Macron: I convinced Trump to remain in Syria

French President says he convinced U.S. President to keep troops in Syria.

Elad Benari,

Emmanuel Macron
Emmanuel Macron
Reuters

French President Emmanuel Macron on Sunday said he had convinced U.S. President Donald Trump to keep troops in Syria.

Macron’s comments came a day after the United States, France and Britain launched joint air strikes on Syria in response to the regime’s use of chemical weapons on civilians in Douma.

“Ten days ago, President Trump was saying ‘the United States should withdraw from Syria’. We convinced him it was necessary to stay,” Macron said in an interview on French media, as quoted by Reuters.

“We convinced him it was necessary to stay for the long term,” he added.

The United States, Britain and France said they only hit Syria’s chemical weapons capabilities and that the strikes were not aimed at toppling Syrian President Bashar Al-Assad or intervening in the civil war.

Macron said limiting the strikes to these specific targets was not necessarily Trump’s initial plan.

“We also persuaded him that we needed to limit the strikes to chemical weapons (sites), after things got a little carried away over tweets,” he was quoted as having said.

Saturday’s strikes on Syria were the first major military operation since Macron’s election in May last year.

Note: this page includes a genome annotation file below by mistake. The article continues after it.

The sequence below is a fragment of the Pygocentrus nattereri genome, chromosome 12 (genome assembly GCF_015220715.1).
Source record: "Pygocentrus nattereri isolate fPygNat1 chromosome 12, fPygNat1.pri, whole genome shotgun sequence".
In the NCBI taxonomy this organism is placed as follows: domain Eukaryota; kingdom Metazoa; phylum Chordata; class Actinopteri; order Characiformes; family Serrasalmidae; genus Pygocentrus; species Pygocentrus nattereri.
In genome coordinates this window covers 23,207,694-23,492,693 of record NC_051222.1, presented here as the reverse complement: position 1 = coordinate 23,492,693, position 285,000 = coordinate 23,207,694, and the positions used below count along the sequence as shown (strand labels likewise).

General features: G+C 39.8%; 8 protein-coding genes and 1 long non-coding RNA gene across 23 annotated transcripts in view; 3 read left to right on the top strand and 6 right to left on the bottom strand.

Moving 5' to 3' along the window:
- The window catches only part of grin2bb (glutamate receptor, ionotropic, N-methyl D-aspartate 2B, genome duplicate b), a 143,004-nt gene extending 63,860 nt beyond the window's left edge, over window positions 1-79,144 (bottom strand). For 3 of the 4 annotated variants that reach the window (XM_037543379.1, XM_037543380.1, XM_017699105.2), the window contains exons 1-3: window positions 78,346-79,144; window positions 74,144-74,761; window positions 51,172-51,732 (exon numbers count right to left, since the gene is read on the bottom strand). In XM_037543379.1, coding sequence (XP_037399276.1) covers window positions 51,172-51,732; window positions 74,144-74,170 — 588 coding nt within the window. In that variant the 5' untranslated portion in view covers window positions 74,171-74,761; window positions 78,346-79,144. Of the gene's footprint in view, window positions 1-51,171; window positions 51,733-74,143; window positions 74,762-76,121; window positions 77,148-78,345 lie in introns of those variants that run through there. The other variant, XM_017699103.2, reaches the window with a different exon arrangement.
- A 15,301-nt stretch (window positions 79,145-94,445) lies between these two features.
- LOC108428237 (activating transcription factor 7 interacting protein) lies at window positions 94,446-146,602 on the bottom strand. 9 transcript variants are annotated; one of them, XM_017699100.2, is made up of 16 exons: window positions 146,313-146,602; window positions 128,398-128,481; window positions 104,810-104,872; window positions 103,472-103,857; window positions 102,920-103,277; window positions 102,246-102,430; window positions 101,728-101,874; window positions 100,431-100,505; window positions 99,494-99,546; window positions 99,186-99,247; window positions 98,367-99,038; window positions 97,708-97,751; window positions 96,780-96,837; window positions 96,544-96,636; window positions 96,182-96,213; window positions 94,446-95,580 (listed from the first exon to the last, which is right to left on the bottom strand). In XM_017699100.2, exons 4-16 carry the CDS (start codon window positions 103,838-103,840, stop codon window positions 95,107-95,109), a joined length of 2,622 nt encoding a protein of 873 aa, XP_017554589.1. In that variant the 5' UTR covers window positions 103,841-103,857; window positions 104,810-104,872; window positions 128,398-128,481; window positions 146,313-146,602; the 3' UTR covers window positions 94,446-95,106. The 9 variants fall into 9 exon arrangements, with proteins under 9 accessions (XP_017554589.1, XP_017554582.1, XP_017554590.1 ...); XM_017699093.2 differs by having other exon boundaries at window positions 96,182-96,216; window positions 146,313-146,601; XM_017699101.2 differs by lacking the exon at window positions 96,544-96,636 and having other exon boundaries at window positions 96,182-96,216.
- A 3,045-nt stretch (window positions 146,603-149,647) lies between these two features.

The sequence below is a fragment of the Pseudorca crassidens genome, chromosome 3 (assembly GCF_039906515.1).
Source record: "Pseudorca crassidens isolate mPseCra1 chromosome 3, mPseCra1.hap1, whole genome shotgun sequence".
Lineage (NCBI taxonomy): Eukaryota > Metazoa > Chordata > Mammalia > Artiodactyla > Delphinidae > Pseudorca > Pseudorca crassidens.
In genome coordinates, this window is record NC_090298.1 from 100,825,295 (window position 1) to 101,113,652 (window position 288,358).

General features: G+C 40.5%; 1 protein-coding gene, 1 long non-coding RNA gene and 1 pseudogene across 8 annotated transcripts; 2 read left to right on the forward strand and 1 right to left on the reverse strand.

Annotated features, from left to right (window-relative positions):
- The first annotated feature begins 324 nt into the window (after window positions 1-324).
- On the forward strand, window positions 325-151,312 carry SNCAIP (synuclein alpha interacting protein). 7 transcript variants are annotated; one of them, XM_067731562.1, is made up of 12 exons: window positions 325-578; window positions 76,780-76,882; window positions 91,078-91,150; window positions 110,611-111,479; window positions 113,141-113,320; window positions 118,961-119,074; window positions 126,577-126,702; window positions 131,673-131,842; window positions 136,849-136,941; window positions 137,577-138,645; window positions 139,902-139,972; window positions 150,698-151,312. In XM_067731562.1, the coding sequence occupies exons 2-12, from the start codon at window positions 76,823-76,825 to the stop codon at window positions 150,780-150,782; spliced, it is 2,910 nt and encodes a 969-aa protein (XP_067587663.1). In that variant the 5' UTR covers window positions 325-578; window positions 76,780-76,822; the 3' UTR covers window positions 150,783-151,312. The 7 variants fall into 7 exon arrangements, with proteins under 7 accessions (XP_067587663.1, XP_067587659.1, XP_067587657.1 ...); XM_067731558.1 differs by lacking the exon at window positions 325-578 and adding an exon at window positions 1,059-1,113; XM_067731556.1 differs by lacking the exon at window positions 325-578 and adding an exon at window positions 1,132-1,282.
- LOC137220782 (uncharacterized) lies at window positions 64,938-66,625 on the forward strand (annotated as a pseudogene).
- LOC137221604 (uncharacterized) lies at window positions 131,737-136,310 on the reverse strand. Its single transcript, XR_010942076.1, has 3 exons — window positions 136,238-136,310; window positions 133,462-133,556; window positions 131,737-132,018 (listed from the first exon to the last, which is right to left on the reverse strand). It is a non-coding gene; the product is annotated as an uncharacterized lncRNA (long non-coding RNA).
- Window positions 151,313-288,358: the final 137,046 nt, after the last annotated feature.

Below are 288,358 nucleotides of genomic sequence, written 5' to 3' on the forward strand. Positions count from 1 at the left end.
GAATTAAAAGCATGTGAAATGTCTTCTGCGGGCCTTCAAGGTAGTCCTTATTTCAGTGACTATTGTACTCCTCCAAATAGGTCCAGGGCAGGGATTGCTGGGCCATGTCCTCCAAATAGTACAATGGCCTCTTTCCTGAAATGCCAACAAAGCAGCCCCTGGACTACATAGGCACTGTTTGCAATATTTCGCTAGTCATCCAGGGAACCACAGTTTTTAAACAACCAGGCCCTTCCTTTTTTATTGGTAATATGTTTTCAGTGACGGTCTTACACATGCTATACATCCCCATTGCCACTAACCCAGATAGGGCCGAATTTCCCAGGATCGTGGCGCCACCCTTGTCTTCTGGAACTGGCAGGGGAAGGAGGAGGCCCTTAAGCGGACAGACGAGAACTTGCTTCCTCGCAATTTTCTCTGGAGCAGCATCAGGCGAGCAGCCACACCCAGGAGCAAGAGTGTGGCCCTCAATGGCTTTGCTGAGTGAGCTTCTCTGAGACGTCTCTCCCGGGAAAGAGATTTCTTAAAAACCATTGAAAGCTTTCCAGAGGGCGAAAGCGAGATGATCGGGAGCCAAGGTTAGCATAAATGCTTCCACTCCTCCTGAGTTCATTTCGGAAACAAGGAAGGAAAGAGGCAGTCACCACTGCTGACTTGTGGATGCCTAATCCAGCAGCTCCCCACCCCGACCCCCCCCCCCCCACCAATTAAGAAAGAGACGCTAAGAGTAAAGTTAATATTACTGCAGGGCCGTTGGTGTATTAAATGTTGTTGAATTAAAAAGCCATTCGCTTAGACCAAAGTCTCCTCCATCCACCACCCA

He reaffirmed that there was proof of chemical attacks, adding, “We had reached a point where these strikes were necessary to give back the (international) community some credibility.”

Macron said he wanted to engage in dialogue with all parties involved, including Russia, which backs Assad politically and militarily, in order to find a political solution for Syria.

There are no changes to his planned trip to Russia next month, he said, according to Reuters.

France has several times changed its position on Assad since Macron took office. Initially, the French president said that the removal of the Syrian president was not a "prerequisite" for peace in the war-torn country, and that he did not see a "legitimate successor" to Assad.

Later, French Foreign Minister Jean-Yves Le Drian said there should be a political transition in Syria that would not include Assad.


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